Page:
As the vibrato motion continues, the pitch of the note will alter microtonally (less than a quarter-tone). It’s important to not use so much vibrato that you end up off the note you were aiming for. Again, knowing how much is too much is mostly a matter of trial and error. Really listen to how much the note “shakes” when you apply even minimal vibrato motion.

You’ll find that it’s more difficult to apply vibrato (and bending) on the wound (lower-pitched) strings. Still not too bad, again it’s just something that takes practice and ear training.

Usually when we run through a scale or a melodic sequence the idea is to use a metronome to track and improve your precision and time. For this exercise, you don’t need a metronome at all. You really don’t need any tab, either. Simply work a basic chromatic position pattern from the low E string to the high E string. Start at the 7th position or higher, use each finger once per string, 1-2-3-4, low to high and then back down.

Do not worry about keeping a rhythm or playing in time for now. Just get a feel for sustaining the note, and giving it a little vibrato. Sustain each note for as long as you can, before moving on to the next note. You will probably find that the pinky finger is not very good at this by itself, so use your ring finger for added support. (You’ll need that for bending also.)

Work through the position pattern a few times, by then you should have a feel for what you’re striving for, and your ears and fingers are prepared. Then try it out all over the fretboard, any combinations you can think of. Play a three-note-per-string scale going from the low E string to the high E string, putting vibrato just on the last note before you go to the next string. See the tab below:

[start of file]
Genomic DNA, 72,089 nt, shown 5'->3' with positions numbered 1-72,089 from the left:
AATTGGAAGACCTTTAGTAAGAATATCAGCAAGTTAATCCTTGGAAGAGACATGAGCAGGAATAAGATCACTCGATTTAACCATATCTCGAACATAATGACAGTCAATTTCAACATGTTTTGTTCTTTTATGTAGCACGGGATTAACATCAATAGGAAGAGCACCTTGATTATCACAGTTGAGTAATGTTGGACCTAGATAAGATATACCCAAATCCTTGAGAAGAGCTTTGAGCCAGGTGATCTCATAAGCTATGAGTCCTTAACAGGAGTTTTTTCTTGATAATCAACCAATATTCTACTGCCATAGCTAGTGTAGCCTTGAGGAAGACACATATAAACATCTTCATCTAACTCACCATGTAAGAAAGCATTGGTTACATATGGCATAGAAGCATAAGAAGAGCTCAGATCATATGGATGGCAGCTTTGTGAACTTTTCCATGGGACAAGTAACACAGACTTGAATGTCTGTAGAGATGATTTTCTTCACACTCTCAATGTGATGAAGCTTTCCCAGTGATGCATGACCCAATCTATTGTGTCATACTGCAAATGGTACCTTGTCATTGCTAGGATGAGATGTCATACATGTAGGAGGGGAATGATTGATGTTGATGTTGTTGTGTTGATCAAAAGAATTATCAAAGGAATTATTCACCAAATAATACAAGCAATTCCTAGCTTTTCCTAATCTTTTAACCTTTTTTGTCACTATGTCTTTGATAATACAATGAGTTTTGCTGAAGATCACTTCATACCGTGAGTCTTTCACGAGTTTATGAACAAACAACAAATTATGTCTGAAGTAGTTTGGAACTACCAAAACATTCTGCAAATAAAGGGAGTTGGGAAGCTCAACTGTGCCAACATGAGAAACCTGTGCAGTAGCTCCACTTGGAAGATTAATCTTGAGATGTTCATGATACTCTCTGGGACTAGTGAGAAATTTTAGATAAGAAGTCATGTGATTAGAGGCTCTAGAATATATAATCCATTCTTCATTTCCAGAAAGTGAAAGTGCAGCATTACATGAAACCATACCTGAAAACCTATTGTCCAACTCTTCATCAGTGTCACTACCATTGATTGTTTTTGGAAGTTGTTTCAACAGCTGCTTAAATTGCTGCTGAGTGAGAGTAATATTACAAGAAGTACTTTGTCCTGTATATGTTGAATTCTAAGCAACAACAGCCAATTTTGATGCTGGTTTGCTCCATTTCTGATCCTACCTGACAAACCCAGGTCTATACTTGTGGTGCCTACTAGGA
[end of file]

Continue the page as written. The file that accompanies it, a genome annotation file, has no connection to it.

The above example doesn’t have to be played perfectly in time, but start trying to keep it at least to a rhythm. Slow to medium tempos work best for now, but even in faster songs, a well-placed bend or vibrato is a nice change of pace from a rapid-picked flurry of scale fragments.

As you get more comfortable with vibrato, start experimenting with widening the note as you’re sustaining it. It’s still not quite a half-step bend or more, but it’s more than the subtle microtonal changes we started with. Make that final note of the phrase sustain as long as possible without having to pick it again. It will take some trial and error but it will be well worth the effort.

There are great players of all genres, not just blues, that use vibrato very well. Rock players such as David Gilmour, Gary Moore, Frank Marino, and Zakk Wylde all have tremendous vibrato, as do countless other players of all styles. As you start hearing in your own playing the sound you’re trying for, you’ll start hearing it in the music you listen to as well. Obviously, that’s true for just about any technique, but it’s especially so for highly personalized techniques such as vibrato and bending. Like with anything else, imitate the greats, and then make it your own.


Bending is just like vibrato, only more so. (See, that was easy!) Successful string bending requires being able to push or pull the string considerably farther than vibrato, but the real difficulty is in maintaining pitch accuracy. You’re bending to another specific note, whether a half step, a full step, or even more. But you want to land accurately on that note at the right time, which requires even more feel and ear training.

For the higher-pitched strings (high E and B), you will be pushing the string straight up toward the ceiling. For the lower-pitched strings (low E and A), you’ll pull the string straight down toward the floor. For the two middle strings (D and G), it’s pretty much your call; there’s generally enough room on the neck to bend quite a bit without pushing or pulling the string off the neck (which chokes the note).